27 December 2010


I've known my daddy to leave town and stay overnight for three events: 1. His yearly trips to Las Vegas, NV, 2. My sister's wedding, and 3. A Rick James concert in Indianapolis.  As my father recalls, I was in utero when he and my mom took that 2-hour drive south for the Rick James show. As a toddler, I rocked my mom's boots to achieve the Street Songs look.  I have learned many things from my father.  I understood credit default swaps by likening them to craps.  Anyone splitting anything higher than a pair eights is stupid, selfish, or both.  The musical legacy my father passed on to me was a great love for Morris Day and The Time and the aforementioned Rick James.  The latter musical gift meant that I eventually became fluent in all things Teena Marie.  I was hanging out in Black Twitter when the news hit my timeline.  (It was quite some time before CNN or HuffPo confirmed, by the way.) Our remembrance of Teena Marie's life began right there--electronically, collectively.  

Perhaps my mourning leads to more hyperbole than usual, but the term "blue-eyed soul" does not apply to Teena Marie.  Hall & Oates? Yes. Lisa Stansfield? Sure. Amy Winehouse? Yep. But Teena Marie?  Nope.  I'm not the one to deny that 'hood passes have been issued and/or revoked--because they have.  But Teena Marie was never issued one.  'Hood passes are for those just passing through, for those appropriating aspects of black culture for a hit or two, in search of some "street cred" and nothing more but a side-eye from the natives.  Not Teena Marie.  Teena Marie lived there, with us, and she never left. (Which is probably why some of my white readers--if I have any--may have had to employ Google by the end of my first paragraph.  There are no hyperlinks to biographies in this entry, you either know or you don't.) Square biz.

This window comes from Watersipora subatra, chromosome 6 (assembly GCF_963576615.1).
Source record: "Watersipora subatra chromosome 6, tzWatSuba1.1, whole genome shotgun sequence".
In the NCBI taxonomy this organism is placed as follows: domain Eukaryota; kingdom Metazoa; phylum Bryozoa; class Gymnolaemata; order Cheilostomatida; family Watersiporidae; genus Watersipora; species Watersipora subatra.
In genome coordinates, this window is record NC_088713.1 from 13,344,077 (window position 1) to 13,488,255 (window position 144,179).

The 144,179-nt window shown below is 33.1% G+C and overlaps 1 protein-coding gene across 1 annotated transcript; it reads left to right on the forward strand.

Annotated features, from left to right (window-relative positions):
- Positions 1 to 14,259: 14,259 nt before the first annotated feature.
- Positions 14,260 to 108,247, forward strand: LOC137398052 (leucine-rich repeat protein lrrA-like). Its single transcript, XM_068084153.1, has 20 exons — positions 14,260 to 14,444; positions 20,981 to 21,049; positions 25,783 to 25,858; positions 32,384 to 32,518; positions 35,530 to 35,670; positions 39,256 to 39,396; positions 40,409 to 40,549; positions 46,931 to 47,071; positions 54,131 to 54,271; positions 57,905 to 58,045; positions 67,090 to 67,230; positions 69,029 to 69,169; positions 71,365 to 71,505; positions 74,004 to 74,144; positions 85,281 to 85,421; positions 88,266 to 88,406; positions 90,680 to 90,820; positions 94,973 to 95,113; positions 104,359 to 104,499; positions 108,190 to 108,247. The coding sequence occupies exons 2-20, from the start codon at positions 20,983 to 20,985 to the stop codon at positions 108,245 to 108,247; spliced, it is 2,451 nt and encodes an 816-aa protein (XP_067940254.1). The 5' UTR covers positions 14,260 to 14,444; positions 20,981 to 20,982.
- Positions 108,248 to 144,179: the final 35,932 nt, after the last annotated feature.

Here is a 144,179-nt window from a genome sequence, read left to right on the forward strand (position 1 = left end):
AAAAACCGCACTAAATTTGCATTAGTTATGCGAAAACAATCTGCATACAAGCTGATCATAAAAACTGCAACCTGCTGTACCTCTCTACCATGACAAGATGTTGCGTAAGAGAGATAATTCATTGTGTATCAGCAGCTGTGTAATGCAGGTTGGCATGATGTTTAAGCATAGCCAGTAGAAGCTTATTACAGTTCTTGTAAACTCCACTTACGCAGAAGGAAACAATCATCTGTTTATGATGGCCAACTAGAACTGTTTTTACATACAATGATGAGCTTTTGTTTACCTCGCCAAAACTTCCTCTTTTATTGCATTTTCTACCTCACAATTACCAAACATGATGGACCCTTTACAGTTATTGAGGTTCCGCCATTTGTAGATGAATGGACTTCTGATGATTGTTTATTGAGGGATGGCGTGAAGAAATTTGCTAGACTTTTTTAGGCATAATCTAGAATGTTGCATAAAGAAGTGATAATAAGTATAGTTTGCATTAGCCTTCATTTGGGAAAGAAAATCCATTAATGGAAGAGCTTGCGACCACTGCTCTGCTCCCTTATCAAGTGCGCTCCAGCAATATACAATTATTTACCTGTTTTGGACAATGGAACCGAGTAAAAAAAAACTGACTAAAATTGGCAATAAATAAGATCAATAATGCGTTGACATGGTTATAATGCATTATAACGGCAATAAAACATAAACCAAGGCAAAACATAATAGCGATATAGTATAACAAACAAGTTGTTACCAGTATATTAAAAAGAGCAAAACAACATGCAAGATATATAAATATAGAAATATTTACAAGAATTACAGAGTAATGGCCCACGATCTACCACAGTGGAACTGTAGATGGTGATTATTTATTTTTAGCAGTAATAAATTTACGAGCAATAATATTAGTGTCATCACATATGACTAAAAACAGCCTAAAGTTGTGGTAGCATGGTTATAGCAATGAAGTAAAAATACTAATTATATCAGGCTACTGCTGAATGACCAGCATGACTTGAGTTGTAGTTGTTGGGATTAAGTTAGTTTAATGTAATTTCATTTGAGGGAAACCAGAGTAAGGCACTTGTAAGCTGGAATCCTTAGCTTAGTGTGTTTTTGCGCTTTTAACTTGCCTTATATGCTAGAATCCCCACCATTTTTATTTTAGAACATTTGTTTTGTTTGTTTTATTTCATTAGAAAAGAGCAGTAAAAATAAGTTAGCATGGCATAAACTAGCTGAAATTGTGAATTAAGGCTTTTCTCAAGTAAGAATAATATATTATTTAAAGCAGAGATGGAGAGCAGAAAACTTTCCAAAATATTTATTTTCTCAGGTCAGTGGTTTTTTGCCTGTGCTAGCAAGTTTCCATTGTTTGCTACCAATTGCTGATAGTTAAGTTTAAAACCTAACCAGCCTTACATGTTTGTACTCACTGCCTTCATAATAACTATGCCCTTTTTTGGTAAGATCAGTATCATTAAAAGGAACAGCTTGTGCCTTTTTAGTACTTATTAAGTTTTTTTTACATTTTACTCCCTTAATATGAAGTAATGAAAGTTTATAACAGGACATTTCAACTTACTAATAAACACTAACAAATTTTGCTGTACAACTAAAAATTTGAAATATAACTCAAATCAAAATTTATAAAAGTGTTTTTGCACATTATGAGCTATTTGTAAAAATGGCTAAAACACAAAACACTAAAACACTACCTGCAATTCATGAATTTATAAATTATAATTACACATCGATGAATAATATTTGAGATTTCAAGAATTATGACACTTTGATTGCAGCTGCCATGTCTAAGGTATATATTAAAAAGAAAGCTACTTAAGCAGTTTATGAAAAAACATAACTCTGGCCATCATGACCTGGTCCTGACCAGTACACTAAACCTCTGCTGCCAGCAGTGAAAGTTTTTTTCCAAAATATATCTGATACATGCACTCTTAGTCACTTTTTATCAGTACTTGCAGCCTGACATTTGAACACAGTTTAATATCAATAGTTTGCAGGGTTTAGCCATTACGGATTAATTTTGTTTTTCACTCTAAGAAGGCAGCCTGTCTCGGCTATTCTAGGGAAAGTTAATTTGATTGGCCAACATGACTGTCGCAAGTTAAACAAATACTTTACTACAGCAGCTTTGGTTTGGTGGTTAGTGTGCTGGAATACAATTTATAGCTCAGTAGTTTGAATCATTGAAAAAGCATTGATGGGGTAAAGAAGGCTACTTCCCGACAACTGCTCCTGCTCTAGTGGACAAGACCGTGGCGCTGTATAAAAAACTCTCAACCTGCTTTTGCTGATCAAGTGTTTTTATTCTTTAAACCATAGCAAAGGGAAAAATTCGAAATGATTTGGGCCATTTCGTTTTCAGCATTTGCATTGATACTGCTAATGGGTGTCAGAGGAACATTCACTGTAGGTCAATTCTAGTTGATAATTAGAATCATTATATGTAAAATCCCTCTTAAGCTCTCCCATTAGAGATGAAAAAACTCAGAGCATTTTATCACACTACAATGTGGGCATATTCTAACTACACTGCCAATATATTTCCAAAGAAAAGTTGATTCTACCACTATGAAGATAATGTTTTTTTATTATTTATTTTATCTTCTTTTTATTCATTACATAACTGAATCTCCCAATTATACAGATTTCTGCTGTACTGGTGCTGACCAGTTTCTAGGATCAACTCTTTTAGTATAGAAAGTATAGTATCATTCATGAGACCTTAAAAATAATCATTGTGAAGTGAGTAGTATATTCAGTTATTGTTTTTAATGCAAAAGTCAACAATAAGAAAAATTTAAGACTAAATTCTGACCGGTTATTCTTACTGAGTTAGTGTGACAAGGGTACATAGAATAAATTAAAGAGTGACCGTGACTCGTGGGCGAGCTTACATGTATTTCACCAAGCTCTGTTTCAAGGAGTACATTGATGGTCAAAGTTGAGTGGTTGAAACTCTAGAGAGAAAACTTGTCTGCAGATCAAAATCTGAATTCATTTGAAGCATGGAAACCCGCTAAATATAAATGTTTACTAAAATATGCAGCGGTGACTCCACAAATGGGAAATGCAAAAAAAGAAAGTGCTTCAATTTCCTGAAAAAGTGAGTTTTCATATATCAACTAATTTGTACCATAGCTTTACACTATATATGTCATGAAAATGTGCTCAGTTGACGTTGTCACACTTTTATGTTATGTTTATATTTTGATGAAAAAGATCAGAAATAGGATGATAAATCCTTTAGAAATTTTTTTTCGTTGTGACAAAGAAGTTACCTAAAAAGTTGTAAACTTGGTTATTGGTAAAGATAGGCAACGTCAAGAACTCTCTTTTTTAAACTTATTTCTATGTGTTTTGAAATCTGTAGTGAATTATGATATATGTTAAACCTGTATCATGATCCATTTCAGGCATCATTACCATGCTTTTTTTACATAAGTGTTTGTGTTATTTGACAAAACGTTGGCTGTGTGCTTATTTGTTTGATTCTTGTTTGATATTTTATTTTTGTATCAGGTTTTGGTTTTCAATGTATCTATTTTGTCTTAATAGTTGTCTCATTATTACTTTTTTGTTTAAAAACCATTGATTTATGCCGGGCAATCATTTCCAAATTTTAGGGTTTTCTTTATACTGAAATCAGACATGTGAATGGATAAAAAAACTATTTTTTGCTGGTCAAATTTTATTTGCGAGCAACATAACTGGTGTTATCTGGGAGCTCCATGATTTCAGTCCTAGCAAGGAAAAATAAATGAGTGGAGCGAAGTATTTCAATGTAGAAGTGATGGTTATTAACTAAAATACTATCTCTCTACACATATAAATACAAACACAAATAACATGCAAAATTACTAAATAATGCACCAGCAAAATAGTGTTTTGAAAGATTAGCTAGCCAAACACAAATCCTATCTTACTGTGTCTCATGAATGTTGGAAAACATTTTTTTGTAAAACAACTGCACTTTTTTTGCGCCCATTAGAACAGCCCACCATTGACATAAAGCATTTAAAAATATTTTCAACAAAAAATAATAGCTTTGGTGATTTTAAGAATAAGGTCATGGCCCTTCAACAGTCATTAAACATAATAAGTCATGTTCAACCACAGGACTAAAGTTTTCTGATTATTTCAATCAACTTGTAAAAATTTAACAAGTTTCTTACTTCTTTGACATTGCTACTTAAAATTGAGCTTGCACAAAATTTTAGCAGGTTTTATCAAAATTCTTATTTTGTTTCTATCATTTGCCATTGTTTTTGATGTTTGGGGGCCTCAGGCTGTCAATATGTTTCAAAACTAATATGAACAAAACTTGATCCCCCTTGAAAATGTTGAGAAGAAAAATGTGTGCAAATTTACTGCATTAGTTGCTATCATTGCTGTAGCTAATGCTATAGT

I don't want to reduce Teena Marie to the seeming disparity between how she looked and how she sounded or her cultural tastes.  This morning I celebrate the life of an incredible singer and musician whose work provided the background music for my childhood.  In my mind, there are few more vivid images than me rolling through Fort Weezy in the passenger's seat of Daddy's Seville with Rick and Teena in the tapedeck.  I don't pour out a lil liquor for anybody, but you best believe some libations will be spilled in honor of one Miss Lady T.  I will find a party somewhere in this great city where the DJ will play a Teena Marie set as I two-step my ass off.

I look forward to seeing how the BET Awards will honor her.  Those jokers have a six-month head start.  They better get it right.  We will miss her terribly.

20 December 2010

Ask, Tell

I opened my eyes and abandoned my nihilist reveries to learn that Christmas came early for many members of the LGBT community.  Last weekend, the Senate repealed "Don't Ask Don't Tell," a policy that banned gay and lesbian from openly  serving in the Armed Forces.  Established in 1993, DADT was a compromise by President Clinton, who had pledged to end the ban on gays and lesbians serving in the military during his first presidential campaign.  By signing the bill, President Obama will make good on his own, similar promise.  In other words, he won't stop making war, but you best believe that gays and lesbians no longer have to be closeted while fighting it.